Alumni Participants

THANK YOU to all of our research participants.  Developing new treatments, and ultimately a cure, for Parkinson’s disease truly could not happen without your contributions to research.  Every future patient who benefits from this work is forever in your debt. We will be updating this page intermittently as new findings in various studies develop.


The Neurologix-funded Phase II, double-blind, sham surgery controlled AAV2-GAD gene-transfer therapy trial has completed and was found to 1) be safe and 2) improve patient’s symptoms of bradykinesia (slowness), muscle rigidity, and tremor more than the sham-surgery control (Lancet Neurology paper). This study was the first successful randomized, double-blind gene therapy trial for any neurological disorder and it justifies the continued development of gene therapy for the treatment of Parkinson’s disease.

The Ceregene-funded Phase I/II, double-blind, sham surgery controlled AAV2‐Neurturin (CERE‐120) gene-transfer therapy trial has completed enrollment.  This study found that the surgical procedure was feasible and safe.  However, the 15 month data did not show a significant difference in the progression of Parkinson’s disease motor symptoms between the group that received the treatment and the ‘sham’ surgery group.  The details of this study have not yet been published and the long-term follow up of all participants is currently underway.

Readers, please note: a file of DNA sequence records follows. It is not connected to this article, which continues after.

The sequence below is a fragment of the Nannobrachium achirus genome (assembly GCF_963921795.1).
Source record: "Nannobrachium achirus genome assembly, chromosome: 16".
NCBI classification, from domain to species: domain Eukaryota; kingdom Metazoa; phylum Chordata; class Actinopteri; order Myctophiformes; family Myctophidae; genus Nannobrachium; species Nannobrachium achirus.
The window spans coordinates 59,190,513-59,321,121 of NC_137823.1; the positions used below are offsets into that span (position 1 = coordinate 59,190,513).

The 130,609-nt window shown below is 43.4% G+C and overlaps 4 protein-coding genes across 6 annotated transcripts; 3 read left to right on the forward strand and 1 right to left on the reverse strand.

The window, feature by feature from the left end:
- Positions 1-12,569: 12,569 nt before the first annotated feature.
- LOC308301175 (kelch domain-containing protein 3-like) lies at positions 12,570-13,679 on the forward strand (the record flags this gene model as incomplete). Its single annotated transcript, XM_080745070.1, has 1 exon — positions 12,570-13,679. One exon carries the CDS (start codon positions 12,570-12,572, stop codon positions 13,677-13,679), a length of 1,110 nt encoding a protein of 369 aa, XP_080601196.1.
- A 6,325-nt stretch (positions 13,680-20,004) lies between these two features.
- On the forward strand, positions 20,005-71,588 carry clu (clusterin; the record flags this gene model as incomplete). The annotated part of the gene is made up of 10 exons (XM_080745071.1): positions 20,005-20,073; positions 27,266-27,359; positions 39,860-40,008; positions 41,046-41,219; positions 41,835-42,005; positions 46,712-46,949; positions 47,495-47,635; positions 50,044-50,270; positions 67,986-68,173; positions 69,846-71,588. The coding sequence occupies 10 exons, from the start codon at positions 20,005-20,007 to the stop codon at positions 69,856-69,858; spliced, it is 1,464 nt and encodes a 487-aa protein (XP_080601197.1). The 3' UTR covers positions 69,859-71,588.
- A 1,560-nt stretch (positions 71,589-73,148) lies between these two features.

We are still collecting the data from our functional imaging studies.  We will be posting results here as soon as we have completed analysis of the data.  We have presented some preliminary data at the 2013 Cognitive Neuroscience Society Annual Meeting and at the 2013 Human Brain Mapping Annual Meeting, which showed the feasibility of using functional imaging to investigate cognition in patients with Parkinson’s disease.


We have presented our data from the MJFF project, “Development of Multimodal Imaging Biomarkers for Cognitive Dysfunction in Parkinson’s Disease,” at the 2015 Cognitive Neuroscience Society Annual (CNS) Meeting and at the 2015 Organization for Human Brain Mapping (OHBM) Meeting

CNS 2015:

(a)    Impaired Attentional Control during Working Memory in Parkinson’s Disease

(b)   Effects of Cueing on Semantic Memory in Parkinson’s disease with Comorbid Depression

OHBM 2015:

(a)    Dopaminergic Changes in Functional Connectivity during a Working Memory Task in Parkinson’s Disease